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In seriously geeky news, a new release of sfGuardPlugin appeared today. It includes my group filter stuff. Looks like Fabien ported it to Symfony 1.1 as well. Neat.

Those who have already overridden the heck out of generator.yml will want to add _groups to the filters: list in that file. Those who are using the stock generator.yml, or just adding additional stuff in the usual way, won't need to do a goldarn thing.

Speaking of seriously geeky, is anyone else out there in reading-Tom's-LJ-land actually using Symfony?

While we're at it, for those who know what such things are, what's your preferred web development framework?

I won't try to come up with a formal poll here because I'd just leave out stuff. Examples that spring immediately to mind: Symfony, Zend, Drupal, Joomla, Zope, Rails, Struts, Cake. Tell me all about the awesome stuff I forgot to mention.

Date: 2008-08-14 03:53 pm (UTC)
From: [identity profile] neoliminal.livejournal.com
I'm currently in the Drupal world, mostly because it was the fastest install and uptime I had of the three PHP CMS systems I found. Strengths are a good user community, good security, and a load of user contributed modules. Cons are that front end designers get lost rather easily. It's a developers framework.

I have used Zope and modified it quite heavily. It's an interesting framework but the emphasis is on framework. You really really need to build things yourself.

Haven't touch any of the others to an extent to give an opinion.

Date: 2008-08-14 03:55 pm (UTC)
From: [identity profile] boutell.livejournal.com
I'm not crazy about the PHP 4-ness of Drupal. It's a path to "OOP without OOP" madness, IMHO, although Drupal seems to pull that off more sanely than most attempts over the years.

Date: 2008-08-14 04:24 pm (UTC)
From: [identity profile] neoliminal.livejournal.com
Agreed. It does a reasonable job of creating objects for it's "nodes" aka "content". Note that the latest version of drupal doesn't support php4.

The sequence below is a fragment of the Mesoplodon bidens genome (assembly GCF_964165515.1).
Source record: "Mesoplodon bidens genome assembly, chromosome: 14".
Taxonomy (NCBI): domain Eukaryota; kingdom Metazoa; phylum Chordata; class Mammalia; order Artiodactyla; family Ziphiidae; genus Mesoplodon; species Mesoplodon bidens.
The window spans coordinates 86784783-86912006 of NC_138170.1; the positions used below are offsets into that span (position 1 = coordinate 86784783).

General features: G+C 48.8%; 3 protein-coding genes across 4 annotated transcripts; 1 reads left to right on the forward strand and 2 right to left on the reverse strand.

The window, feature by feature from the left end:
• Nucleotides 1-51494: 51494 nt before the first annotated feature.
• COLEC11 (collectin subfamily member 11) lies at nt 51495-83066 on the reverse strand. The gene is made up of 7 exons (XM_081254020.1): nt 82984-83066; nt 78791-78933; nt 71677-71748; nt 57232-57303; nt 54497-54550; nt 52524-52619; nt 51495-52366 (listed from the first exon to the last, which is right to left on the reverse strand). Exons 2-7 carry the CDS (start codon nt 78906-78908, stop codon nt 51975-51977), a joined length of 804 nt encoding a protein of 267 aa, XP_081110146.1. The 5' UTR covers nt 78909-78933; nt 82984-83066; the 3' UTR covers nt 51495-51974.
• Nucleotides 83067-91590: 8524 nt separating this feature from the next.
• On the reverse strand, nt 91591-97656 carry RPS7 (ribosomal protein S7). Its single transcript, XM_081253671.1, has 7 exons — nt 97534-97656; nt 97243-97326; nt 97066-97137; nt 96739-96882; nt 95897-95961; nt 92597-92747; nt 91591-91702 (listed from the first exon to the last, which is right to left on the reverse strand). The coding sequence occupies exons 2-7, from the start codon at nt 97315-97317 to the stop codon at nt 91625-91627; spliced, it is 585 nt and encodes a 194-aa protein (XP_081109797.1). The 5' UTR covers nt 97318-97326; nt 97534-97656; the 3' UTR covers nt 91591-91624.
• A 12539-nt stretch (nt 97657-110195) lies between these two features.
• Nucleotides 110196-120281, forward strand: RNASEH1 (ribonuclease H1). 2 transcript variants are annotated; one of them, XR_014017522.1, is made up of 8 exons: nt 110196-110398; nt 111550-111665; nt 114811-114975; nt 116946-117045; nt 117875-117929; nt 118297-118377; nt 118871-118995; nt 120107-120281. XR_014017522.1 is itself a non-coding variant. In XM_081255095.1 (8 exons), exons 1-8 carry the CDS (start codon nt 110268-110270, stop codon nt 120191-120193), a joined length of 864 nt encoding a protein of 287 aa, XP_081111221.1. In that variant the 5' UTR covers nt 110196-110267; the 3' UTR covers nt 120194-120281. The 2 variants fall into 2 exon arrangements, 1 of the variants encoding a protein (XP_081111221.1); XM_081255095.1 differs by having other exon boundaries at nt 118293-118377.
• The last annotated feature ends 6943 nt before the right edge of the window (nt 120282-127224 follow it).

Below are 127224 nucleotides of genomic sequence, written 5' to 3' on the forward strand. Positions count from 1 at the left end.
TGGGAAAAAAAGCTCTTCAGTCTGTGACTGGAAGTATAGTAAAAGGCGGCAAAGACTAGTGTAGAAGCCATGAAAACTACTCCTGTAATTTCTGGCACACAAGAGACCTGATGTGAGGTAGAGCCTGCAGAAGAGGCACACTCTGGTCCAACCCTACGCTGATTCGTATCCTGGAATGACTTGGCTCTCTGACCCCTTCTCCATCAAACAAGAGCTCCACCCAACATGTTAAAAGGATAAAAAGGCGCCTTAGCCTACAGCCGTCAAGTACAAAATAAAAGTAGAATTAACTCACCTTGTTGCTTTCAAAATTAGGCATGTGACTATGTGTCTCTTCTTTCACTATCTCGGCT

It gets more OO with each revision.

Having said that, if you are writing code for yourself, the modules you create can be as OO as you want them to be.

Date: 2008-08-14 04:27 pm (UTC)
From: [identity profile] boutell.livejournal.com
That's cool that the newest Drupal is PHP 5.

Date: 2008-08-14 04:21 pm (UTC)
From: [identity profile] dossy.livejournal.com
(1) No, I don't use Symfony; (2) I don't have a preferred web dev framework.

Any web framework that's write-only (i.e., execute commands, generate output, customize, ouch!) makes me nervous with respect to maintainability of the output.

I'm not convinced yet that something as simple as a web application "needs" OOP.

Date: 2008-08-14 04:46 pm (UTC)
From: [identity profile] boutell.livejournal.com
I would be nervous about a write-only framework too but I'm not sure I've seen one of those any time recently. Symfony certainly isn't "write-only," although it does offer admin generators which you can take or leave... it still speeds things up quite a bit if you write your forms processing stuff using the provided functionality but don't auto-generate code etc. The admin generators are mainly handy for building stuff only you, or anyway a back-end admin person, will see anyway.

Date: 2008-08-15 11:19 pm (UTC)
From: [identity profile] boutell.livejournal.com
P.S. Even if you do use the admin generators, you still don't modify the resulting code directly. You can subclass and so forth.

It is, however, somewhat difficult to turn those admin generator customizations into a plugin of general utility (Symfony as a whole is easy to create plugins for, but this particular area is a little less awesome than it could be).

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